“This bow is suitable for archers with a draw length of x inches”.
All bows have a draw length specification. This is a concept that you need to understand so you can get a bow that will give you the best experience.
Before getting deeper into details, it is only fair to cover the basics for those that are new to this.
The draw length, in simple terms, is how far back you can pull the bowstring. Obviously, taller people have a longer draw length. When choosing a bow, you have to get one that will allow you to pull the string up to your focal point.
In many cases, recurve bows and traditional bows are accommodating as far as the draw length is concerned. They do not have a draw length limit (although many modern ones now have a maximum limit).
Compound bows, on the other hand, have a pulley system and when shooting, you can only draw them up to a specific point (the back wall); otherwise, your shot will be powerless. Thankfully, most of them are adjustable
Measuring Your Draw Length
There is a simple method, known as the wingspan method and is universally accepted.
What you need:
A measuring tape
Stand against a wall and stretch out your hands – do not do anything extra like overstretching. Have your friend mark the two points where your middle fingers touch the wall. Take the measuring tape and use it to determine the distance between the two points. The number you get is the wingspan. Divide your wingspan by 2.5. That is your draw length estimate.
This method is great if you do not have all the time and patience to go into technical details. However, it is not the best in some cases.
There is another one that is a little similar to the one above. However, instead of dividing your wingspan by 2.5, you subtract 15 from it (wingspan) and divide the result by 2. Archers barely use this method.
ATA Draw Length
The wingspan draw length is accepted globally as the actual draw length. However, bow risers come in different thicknesses and this affects the draw length. It is, therefore, important to know how to get your draw length using this method to be on the safe side.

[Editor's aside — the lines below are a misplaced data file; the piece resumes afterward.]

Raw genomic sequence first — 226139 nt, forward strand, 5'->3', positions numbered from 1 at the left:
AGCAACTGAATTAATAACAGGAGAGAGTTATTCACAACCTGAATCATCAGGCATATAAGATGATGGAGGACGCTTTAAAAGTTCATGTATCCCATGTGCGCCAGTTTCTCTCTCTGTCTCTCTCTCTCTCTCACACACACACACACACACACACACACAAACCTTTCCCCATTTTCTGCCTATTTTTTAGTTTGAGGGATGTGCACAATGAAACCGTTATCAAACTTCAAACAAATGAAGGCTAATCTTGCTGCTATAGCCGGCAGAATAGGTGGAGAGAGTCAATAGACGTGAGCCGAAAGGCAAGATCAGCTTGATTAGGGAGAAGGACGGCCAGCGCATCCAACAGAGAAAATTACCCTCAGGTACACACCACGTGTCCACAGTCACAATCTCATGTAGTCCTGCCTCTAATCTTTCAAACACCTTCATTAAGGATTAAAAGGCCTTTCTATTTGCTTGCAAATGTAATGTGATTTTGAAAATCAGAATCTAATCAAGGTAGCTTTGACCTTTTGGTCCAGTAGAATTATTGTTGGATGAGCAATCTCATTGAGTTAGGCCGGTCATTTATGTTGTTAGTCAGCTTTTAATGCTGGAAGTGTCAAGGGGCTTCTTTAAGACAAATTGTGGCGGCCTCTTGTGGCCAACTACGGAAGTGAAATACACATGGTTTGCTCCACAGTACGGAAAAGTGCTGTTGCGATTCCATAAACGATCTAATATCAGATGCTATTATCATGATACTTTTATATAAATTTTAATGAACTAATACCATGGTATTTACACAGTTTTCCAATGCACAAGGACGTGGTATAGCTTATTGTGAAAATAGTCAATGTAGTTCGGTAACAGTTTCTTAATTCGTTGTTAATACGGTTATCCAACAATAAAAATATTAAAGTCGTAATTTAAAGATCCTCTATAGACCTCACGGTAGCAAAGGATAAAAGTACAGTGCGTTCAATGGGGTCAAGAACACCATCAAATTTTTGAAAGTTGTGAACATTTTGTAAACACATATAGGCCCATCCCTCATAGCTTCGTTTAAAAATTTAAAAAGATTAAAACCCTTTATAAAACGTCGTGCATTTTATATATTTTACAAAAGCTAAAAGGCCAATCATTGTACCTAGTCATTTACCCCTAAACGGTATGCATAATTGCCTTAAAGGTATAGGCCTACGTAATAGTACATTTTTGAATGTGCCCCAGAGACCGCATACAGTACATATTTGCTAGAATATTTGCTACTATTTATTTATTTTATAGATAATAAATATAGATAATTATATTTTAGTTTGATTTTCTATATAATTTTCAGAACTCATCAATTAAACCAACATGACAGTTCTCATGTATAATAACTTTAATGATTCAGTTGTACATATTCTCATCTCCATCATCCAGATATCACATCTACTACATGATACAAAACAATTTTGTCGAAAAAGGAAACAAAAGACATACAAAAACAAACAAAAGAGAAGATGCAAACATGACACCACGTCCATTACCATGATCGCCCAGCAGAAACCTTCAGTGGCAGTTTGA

According to the ATA (Archery Trade Association), the draw length is the distance from the grip’s pivot point to the nock point of the bowstring plus 1¾ inches.
This is the standard draw length and the one used by some manufacturers when they are assigning a bow’s draw length.
To get your ATA draw length, you will need:
A friend (preferably an experienced one)
Draw the bowstring to your anchor point. Have your friend measure the distance from the pivot point of the grip to the nocking point of the string. Once you have the number, add 1¾ inches to it. There you have it; your ATA draw length.
You can do this without the help of a friend using a draw-arrow but it is not recommended.
ATA Draw Length Vs Wingspan Draw Length
What is the difference between the two draw lengths? Which one is your real draw length?
Your perfect draw length is the one you feel most comfortable shooting at. It may be your wingspan draw length or your ATA draw length. The type of bow you are using is usually the biggest determinant for this. Trying to calculate your draw length can leave you more confused than you were before and some archers resort to trial-and-error.
Nonetheless, trial-and-error is not always the best way to go about this whole draw length issue and you will need a number— especially if you are planning to buy a new bow.
Most experts believe that your ATA draw length is the actual draw length. Their argument is that, most manufacturers use the ATA when assigning draw lengths to their bows. They say that you cannot rely on the wingspan method because it does not take into account the design of the riser.
Recurve Draw Length Vs Compound Draw Length
Recurve bows tend to be easier to understand when it comes to the draw length compared to compound bows.
While they are more forgiving and have few, if any, limitations on the draw length, you can only get the most out of them when pulled to the maximum draw (usually the ATA Draw length). If your draw length is shorter and you cannot get to the full draw length, the speed and force of your arrow will not be as high. For archers that do not mind foregoing several pounds, this is not a big deal.
Compound bows are designed to be pulled to a certain draw length; no more, no less. Although you can make adjustments to increase or decrease the draw length, you need to be careful when buying a compound bow.
The whole topic of draw lengths can be confusing even for those who have been archers for some time. What makes it complicated is the difference between the ATA and the wingspan draw length. It would be easier if manufacturers chose one to use but some opt for the ATA while others opt for the wingspan. However, this whole issue is not as hard as it sounds. As long as you know both your ATA and wingspan, you have a better chance of getting a bow that suits you. Always make a point of asking the manufacturer if the draw length of the bow is ATA or wingspan.
Do not worry too much about fitting into a bow’s specifications. The bow is made for you, not you for the bow. Sometimes the draw length assigned on a bow is longer than the bow’s actual length. This is because longer draw lengths are associated with higher speed. So do not lose sleep over this whole thing.
What should you do? If you are a beginner, find out the draw length that archers your size are shooting at. All other things held constant, your draw length will be the same or close to theirs. If you really want to be sure, visit an archery shop, get measured and shoot various bows to see what works for you.